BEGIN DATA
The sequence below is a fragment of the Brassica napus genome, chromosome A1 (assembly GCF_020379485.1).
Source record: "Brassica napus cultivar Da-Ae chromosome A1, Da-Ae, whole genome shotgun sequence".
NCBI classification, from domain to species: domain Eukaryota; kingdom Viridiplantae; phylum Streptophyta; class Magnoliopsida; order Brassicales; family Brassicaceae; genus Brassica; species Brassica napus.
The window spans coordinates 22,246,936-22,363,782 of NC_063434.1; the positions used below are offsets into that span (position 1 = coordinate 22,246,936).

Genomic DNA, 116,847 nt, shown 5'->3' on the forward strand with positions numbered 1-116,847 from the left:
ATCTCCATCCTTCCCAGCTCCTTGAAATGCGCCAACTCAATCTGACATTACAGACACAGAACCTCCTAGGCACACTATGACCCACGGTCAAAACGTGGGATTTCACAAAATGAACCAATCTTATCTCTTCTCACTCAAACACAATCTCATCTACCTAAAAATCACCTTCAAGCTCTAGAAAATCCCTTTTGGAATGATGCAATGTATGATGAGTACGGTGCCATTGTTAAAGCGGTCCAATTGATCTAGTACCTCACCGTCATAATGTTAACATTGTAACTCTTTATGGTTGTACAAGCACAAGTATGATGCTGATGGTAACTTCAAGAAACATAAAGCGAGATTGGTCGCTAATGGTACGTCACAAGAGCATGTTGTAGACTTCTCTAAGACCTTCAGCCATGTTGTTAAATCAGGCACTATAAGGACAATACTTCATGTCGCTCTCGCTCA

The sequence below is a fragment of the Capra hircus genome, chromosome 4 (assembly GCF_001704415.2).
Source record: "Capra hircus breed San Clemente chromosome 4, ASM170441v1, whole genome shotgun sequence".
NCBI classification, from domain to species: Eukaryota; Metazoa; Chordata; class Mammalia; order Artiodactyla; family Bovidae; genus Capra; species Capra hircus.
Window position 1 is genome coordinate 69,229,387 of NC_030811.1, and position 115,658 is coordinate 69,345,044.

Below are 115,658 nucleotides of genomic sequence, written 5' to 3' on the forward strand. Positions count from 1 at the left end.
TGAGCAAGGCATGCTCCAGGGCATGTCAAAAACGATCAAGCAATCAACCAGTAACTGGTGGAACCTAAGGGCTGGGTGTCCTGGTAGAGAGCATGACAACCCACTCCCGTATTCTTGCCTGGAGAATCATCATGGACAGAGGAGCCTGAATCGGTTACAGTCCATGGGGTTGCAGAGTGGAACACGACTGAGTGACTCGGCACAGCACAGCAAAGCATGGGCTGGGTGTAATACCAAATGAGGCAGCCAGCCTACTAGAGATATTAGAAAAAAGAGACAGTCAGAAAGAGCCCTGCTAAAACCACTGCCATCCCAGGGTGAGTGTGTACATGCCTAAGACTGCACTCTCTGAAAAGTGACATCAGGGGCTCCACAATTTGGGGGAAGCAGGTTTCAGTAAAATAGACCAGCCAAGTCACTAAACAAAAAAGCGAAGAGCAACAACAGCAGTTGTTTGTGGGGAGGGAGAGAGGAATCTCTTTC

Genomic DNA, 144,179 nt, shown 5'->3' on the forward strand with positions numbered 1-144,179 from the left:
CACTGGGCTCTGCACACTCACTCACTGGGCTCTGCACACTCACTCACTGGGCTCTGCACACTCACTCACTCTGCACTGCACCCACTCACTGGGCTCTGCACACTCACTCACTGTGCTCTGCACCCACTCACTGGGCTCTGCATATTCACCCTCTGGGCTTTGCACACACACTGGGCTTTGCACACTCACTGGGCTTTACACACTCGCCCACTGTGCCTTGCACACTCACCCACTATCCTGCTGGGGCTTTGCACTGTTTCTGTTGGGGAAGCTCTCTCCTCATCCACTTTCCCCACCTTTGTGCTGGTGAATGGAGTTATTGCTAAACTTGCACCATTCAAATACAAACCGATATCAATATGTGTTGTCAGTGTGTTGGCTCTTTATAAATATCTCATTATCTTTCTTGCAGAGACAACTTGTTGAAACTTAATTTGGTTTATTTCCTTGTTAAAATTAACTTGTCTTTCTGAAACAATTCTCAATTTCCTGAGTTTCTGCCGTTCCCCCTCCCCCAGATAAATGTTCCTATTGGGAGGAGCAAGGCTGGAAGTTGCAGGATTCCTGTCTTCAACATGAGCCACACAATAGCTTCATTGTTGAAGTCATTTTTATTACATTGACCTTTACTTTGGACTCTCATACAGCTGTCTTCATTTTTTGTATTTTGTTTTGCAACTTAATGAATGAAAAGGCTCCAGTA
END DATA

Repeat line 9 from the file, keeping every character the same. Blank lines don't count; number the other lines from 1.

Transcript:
NCBI classification, from domain to species: Eukaryota; Metazoa; Chordata; class Mammalia; order Artiodactyla; family Bovidae; genus Capra; species Capra hircus.